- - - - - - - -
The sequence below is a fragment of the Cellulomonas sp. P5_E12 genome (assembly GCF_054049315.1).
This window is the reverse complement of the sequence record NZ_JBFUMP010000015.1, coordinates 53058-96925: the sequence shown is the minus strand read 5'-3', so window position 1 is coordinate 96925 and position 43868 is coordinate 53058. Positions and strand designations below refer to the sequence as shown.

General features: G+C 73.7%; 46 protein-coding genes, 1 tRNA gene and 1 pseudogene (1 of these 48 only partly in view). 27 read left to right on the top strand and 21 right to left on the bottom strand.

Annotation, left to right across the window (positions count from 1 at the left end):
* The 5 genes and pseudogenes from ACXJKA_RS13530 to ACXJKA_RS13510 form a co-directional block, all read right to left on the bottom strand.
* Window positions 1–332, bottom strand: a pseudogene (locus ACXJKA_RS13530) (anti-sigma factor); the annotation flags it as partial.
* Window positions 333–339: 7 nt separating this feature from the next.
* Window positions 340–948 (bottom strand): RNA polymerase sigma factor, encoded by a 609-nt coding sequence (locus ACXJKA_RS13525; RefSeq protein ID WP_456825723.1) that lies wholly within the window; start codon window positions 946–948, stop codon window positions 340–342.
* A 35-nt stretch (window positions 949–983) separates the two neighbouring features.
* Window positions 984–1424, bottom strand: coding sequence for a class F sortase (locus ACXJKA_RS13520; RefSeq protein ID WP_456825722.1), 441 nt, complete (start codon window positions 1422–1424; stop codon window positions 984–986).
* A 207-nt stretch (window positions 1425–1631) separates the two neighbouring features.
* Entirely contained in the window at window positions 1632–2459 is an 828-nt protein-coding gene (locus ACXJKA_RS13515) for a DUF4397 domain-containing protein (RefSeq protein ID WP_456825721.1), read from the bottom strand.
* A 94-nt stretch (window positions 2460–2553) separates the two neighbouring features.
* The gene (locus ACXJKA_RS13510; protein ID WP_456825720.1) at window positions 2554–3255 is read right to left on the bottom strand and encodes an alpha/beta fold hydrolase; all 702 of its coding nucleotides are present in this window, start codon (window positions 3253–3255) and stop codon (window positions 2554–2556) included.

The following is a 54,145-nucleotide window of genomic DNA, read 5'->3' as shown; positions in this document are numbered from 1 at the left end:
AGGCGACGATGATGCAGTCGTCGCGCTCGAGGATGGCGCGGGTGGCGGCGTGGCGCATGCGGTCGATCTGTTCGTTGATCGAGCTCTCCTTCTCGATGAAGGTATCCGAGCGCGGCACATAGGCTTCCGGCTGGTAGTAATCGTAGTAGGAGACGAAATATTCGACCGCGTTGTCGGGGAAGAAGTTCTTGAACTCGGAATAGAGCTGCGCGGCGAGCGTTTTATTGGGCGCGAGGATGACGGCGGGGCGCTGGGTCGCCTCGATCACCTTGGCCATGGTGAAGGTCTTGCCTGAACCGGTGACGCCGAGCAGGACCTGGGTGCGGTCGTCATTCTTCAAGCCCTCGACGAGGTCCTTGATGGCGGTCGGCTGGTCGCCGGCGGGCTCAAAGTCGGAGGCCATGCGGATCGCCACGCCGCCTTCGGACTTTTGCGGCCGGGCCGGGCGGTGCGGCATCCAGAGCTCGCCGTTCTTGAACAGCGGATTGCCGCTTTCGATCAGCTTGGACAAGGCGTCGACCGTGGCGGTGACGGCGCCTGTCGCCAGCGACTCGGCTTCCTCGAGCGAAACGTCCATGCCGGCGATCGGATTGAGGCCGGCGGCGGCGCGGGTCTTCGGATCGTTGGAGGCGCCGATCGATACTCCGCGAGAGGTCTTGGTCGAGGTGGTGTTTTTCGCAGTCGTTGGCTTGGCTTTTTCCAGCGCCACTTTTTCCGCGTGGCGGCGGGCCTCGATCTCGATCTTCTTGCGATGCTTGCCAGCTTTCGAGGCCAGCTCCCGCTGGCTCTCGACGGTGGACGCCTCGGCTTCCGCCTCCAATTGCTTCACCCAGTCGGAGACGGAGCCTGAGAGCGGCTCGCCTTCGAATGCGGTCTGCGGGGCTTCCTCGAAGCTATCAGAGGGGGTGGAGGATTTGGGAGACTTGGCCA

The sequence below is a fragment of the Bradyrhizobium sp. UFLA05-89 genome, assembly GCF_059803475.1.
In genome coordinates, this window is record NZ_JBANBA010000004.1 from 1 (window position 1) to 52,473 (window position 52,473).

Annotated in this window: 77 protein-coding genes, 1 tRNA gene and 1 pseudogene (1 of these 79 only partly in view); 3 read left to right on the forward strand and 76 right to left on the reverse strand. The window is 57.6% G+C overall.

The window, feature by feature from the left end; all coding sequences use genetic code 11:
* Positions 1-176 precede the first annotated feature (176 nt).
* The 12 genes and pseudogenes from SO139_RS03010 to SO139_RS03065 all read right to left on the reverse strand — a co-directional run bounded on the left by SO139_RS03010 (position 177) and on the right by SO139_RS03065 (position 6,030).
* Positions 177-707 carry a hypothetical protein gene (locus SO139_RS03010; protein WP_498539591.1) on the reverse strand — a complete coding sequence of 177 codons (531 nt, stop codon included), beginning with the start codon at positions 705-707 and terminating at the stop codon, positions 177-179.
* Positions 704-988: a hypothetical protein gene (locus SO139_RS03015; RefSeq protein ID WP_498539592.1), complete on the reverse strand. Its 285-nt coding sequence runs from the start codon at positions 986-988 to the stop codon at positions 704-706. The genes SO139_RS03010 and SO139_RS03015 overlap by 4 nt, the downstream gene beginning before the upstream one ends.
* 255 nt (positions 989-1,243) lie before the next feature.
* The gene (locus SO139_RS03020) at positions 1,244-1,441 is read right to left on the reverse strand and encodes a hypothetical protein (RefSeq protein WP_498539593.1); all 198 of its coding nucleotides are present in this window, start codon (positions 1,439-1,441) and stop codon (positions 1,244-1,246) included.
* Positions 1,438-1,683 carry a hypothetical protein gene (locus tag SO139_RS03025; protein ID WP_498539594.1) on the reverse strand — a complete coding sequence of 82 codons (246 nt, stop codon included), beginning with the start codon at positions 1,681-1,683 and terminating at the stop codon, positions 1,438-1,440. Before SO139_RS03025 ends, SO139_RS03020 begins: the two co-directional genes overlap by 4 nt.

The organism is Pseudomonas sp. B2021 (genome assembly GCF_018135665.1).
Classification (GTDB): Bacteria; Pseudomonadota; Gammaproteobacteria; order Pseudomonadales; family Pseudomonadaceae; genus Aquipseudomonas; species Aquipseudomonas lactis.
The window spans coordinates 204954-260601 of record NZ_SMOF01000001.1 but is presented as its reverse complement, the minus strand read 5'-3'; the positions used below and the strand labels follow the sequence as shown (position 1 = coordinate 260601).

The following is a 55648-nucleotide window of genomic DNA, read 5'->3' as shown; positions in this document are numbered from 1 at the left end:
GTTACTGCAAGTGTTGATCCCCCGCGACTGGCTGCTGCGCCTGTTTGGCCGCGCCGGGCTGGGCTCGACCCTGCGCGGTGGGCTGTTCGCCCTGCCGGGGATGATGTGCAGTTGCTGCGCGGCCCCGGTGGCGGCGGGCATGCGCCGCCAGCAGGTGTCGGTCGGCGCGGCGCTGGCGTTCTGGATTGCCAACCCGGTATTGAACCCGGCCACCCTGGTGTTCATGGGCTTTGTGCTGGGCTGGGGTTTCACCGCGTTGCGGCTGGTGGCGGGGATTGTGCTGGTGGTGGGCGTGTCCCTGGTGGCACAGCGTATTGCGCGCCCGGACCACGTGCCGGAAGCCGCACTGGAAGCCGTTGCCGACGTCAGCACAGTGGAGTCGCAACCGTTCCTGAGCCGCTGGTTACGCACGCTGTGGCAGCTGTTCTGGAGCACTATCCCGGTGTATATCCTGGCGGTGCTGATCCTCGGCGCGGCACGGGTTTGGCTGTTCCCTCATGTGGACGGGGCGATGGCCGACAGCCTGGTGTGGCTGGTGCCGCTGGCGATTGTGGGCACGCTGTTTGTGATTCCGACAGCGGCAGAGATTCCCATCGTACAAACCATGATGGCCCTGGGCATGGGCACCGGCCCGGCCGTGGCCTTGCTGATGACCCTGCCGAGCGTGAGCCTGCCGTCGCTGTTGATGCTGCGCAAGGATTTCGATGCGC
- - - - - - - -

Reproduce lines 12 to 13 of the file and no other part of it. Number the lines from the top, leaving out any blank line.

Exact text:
* Entirely contained in the window at window positions 1632–2459 is an 828-nt protein-coding gene (locus ACXJKA_RS13515) for a DUF4397 domain-containing protein (RefSeq protein ID WP_456825721.1), read from the bottom strand.
* A 94-nt stretch (window positions 2460–2553) separates the two neighbouring features.